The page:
It has fantasy, mystery, crime, romance, history and a gritty kind of reality soundly grounded in our ‘real’ world — like Charles de Lint’s urban books or Mercedes Lackey and Rosemary Edghill’s Bedlam Bards series. There are good, evil and in between characters — the main ones are fully fleshed in 4D (pasts and possible futures included or hinted at — I like knowing where/what characters have been/will be), but mostly it has a spell which only the best books cast, i.e., drawing you into itself and its world and out of your own. Definitely one to return to, and an author I need to read more of.

Thanks for “Yet another fine world ye’ve embroiled me in!” — KMB

Thank you, Kirsten! I’m so glad to have introduced you to another great book! You’ve got a lot of fantastic reading ahead of you. ((cue maniacal laughter)) The Great Balticon Readathon extends its power to embrace yet another with amazing literature! Bwaahaahaa!

Cat Status (because Laura Sue will be looking for it): confirmed, historically, and horses too. Presently, dogs. And the intermittent visiting bear.

GBR # 13: Kaja and Phil Foglio

imageMy first exposure to Phil Foglio was back in 198mumbletymumble, when I’d bum my friend’s incoming issues of Dragon Magazine and, very first thing, seek out What’s New with Phil & Dixie, his humorous comic strip. At the tail end of that same decade, I was working in a scifi/fantasy comics and gaming shop and started seeing his work illustrating Robert Asprin’s MythAdventures series. Oh, and XXXenophile, which was kept behind the counter under glass in the same section with Anne Rice’s naughty fairy tale books.

As I’m not a Magic: The Gathering player, I hadn’t run across any of Kaja Foglio’s work until (blushing to admit it) this project. But that’s sort of the idea behind the Great Balticon Readathon: there’s such a lot of diverse material out there, and I knew I was missing many opportunities to experience it. And I can’t believe I was missing Girl Genius!

Girl Genius, Volume 8: Agatha Heterodyne and the Chapel of Bones won the first Hugo Award for Best Graphic Novel. Then, with subsequent volumes, the couple kept winning this award. After three years straight, they declined nomination in 2012. Now they’re back in the running, and have just completed a Kickstarter project to get a new volume out! They started their own press to be able to publish Girl Genius; it seems to be working out for them. Additionally, there are text volumes of Agatha Heterodyne’s adventures now. The Foglios have been keeping busy!  From multiple sources online, their work structure is largely Kaja doing the writing, Phil doing art old-school in pencil on Strathmore Bristol 2-ply, a little digital magic between them, then off to the colorist. Seems an equitable division of labor, to an outsider, with Kaja finishing up with much of the file management. It’s good to have at least one person who knows how to do that.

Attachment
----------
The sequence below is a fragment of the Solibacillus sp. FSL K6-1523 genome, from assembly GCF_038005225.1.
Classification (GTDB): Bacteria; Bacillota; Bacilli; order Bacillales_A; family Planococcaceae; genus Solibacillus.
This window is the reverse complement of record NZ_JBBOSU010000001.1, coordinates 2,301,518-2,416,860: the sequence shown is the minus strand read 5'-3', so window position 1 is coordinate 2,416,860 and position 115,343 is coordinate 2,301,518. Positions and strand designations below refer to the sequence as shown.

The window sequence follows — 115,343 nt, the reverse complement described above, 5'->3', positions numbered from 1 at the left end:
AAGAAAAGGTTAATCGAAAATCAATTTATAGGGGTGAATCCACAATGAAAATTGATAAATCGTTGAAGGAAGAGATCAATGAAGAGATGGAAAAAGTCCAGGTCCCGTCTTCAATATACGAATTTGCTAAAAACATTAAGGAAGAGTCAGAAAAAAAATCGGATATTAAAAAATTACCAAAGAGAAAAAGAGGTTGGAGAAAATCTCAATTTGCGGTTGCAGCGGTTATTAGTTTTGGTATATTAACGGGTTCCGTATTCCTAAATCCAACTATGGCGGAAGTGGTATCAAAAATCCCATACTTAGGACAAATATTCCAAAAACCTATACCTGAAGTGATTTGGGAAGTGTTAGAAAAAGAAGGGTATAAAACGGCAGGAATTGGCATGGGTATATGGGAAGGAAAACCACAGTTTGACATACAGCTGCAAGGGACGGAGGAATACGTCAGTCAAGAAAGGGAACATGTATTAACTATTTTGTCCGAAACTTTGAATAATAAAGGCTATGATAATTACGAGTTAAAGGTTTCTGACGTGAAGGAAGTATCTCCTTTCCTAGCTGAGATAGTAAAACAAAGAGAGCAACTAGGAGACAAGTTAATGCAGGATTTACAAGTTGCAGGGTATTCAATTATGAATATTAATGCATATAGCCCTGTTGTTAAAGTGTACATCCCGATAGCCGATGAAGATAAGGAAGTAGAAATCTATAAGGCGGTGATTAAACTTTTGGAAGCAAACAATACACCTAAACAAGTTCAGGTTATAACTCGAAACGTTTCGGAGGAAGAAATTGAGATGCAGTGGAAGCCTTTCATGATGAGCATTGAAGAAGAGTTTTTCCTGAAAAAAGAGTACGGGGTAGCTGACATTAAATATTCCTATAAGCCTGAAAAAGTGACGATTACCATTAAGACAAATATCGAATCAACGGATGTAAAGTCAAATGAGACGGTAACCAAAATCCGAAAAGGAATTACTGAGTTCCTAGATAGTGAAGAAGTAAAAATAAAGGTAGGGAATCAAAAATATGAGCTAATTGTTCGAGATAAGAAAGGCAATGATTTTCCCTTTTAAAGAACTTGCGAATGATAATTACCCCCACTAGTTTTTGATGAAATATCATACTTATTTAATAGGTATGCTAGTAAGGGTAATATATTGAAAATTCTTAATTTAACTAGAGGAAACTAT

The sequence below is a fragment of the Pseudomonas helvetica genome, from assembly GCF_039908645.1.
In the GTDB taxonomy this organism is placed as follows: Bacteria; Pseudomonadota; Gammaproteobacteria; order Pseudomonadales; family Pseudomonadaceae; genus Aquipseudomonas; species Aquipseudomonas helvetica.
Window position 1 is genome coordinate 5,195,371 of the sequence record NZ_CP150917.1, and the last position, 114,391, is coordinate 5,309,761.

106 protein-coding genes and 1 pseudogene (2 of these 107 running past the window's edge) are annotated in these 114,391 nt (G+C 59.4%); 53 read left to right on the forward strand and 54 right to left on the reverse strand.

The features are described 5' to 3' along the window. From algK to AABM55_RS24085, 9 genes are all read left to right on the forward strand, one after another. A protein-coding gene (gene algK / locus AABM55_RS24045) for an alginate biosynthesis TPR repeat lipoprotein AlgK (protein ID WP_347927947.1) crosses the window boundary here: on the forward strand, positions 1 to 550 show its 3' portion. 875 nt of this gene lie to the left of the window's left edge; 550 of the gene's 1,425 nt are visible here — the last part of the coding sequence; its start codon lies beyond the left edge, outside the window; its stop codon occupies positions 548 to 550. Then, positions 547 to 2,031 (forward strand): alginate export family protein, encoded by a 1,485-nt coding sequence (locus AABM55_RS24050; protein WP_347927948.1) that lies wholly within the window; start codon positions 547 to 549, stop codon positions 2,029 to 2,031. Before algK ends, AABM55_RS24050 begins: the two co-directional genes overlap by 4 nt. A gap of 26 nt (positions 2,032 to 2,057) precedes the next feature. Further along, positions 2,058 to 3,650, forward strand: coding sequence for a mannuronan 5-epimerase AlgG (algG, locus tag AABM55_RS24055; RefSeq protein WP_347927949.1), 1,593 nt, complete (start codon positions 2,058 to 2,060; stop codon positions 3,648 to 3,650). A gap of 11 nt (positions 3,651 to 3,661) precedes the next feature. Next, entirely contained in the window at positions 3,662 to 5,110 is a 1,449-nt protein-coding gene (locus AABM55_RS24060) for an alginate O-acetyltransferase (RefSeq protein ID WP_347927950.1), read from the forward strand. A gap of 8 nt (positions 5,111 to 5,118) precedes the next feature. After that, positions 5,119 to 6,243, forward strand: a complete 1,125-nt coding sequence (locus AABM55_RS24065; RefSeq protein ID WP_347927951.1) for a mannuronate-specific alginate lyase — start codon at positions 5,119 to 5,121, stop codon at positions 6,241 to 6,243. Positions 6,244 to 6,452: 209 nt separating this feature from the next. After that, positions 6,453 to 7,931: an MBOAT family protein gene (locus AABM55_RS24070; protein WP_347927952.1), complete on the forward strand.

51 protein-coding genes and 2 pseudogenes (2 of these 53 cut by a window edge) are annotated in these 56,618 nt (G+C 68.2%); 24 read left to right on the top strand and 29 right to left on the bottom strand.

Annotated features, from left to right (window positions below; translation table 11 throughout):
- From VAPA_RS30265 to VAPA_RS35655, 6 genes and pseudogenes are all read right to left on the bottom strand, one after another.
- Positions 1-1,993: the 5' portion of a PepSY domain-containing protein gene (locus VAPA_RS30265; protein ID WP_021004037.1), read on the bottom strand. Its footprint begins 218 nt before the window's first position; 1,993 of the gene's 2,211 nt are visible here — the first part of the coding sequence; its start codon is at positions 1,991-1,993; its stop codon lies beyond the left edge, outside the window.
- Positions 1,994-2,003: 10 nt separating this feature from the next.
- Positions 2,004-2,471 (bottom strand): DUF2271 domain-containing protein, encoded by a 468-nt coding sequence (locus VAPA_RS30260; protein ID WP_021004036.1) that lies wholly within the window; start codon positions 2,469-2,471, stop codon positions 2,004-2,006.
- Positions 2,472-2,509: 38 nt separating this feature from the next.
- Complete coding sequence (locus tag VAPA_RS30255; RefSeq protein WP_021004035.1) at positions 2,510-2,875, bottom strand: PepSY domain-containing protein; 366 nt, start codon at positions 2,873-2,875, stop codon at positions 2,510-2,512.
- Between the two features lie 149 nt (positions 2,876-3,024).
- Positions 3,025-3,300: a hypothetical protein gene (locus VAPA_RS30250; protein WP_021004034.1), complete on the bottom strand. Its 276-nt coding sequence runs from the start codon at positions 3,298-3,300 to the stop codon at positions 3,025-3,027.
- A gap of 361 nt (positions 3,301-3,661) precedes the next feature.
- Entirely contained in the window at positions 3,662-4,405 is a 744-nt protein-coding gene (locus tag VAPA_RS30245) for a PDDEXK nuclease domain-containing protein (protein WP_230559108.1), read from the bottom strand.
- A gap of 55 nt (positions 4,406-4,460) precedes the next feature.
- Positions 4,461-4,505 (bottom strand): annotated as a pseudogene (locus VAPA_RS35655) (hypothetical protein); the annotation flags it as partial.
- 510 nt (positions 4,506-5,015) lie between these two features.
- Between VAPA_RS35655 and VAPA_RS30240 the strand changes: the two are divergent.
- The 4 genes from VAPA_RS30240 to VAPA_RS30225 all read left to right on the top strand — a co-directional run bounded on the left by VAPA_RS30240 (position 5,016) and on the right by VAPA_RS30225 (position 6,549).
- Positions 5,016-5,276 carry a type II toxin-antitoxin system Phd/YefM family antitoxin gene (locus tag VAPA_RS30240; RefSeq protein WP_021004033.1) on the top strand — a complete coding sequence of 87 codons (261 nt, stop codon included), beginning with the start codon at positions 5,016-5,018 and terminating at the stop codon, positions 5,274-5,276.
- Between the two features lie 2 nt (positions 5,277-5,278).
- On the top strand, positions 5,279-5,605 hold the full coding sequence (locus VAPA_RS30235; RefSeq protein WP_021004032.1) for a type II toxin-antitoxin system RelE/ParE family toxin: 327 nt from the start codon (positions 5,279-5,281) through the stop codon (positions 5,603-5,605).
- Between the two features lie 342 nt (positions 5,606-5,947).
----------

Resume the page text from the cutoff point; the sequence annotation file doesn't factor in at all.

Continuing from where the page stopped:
Kaja has said she’s not making much visual art right now. As a creative person with a kid, I get this: time constraints change. AND they’ve got Girl Genius coming out (I believe) three times a week. That’s a tight schedule. I hope that someday she’ll consider returning to the visual art side;  what I’ve seen of her work I’ve quite liked. Up to her entirely though, of course. Maybe the words are just calling more loudly now. Sometimes it’s that simple.

Cat status: internet sighting confirmed: a photograph of multiple black cats chilling in their office. With a dog. (I consider the dog bonus content.) Additionally, if you read Girl Genius, you will find a cat who is a Character. Come for the cat, stay for the Steampunk. Girl Genius is set in a different-but-similar world to ours. A certain rare inborn ability, Spark, allows the possessor to use mad-scientist type abilities to create incredible machines that appear to defy physics as we know them. Given the series title, it’s not really a spoiler when I tell you that Agatha, our primary protagonist, is a keen inventor. It’s fun to watch her in action. Girl power! Swashbuckling and adventures, with kids included in non-token ways. Wackiness ensues.

Agatha appears in her underwear a lot, which a friend says just shows that some things don’t really change. Although honestly, Phil didn’t draw much underwear in XXXenophile that I recall. (The centaurs especially, I think, didn’t wear any, did they?) While I haven’t read the whole series yet, what I’ve seen so far has certainly been appropriate for mid-teens and up. It’s Victorian underwear, for mercy’s sake. If you’re wondering if it’s okay for your kids, go take a look for yourself. Because…

Girl Genius is now available online for FREE reading! And then you can go grab hard copies once you’ve fallen under its spell. There’s also a selection of plushies and T-shirts and so on. Years of material here, so there’s an established fandom. The Foglios seem to do a number of conventions, too, so chances seem pretty good you can hunt them up for signings and meeting your tribe of fellow GG fans.

If I meet the Foglios at Balticon, and need something to discuss, I will probably get into a GeekMom chat with Kaja. I believe she actually has outdone me in this department.  We celebrate Bilbo/Frodo’s birthday, but KAJA made an awesome Zelda cake for her kid’s cakewalk. I acknowledge a master. Oh, and they do things like having Pat Rothfuss over to play Tak. As one does. I wonder if she and Phil have 3DS systems, and if they’re bringing them to Balticon? Would LOVE to see their Miis.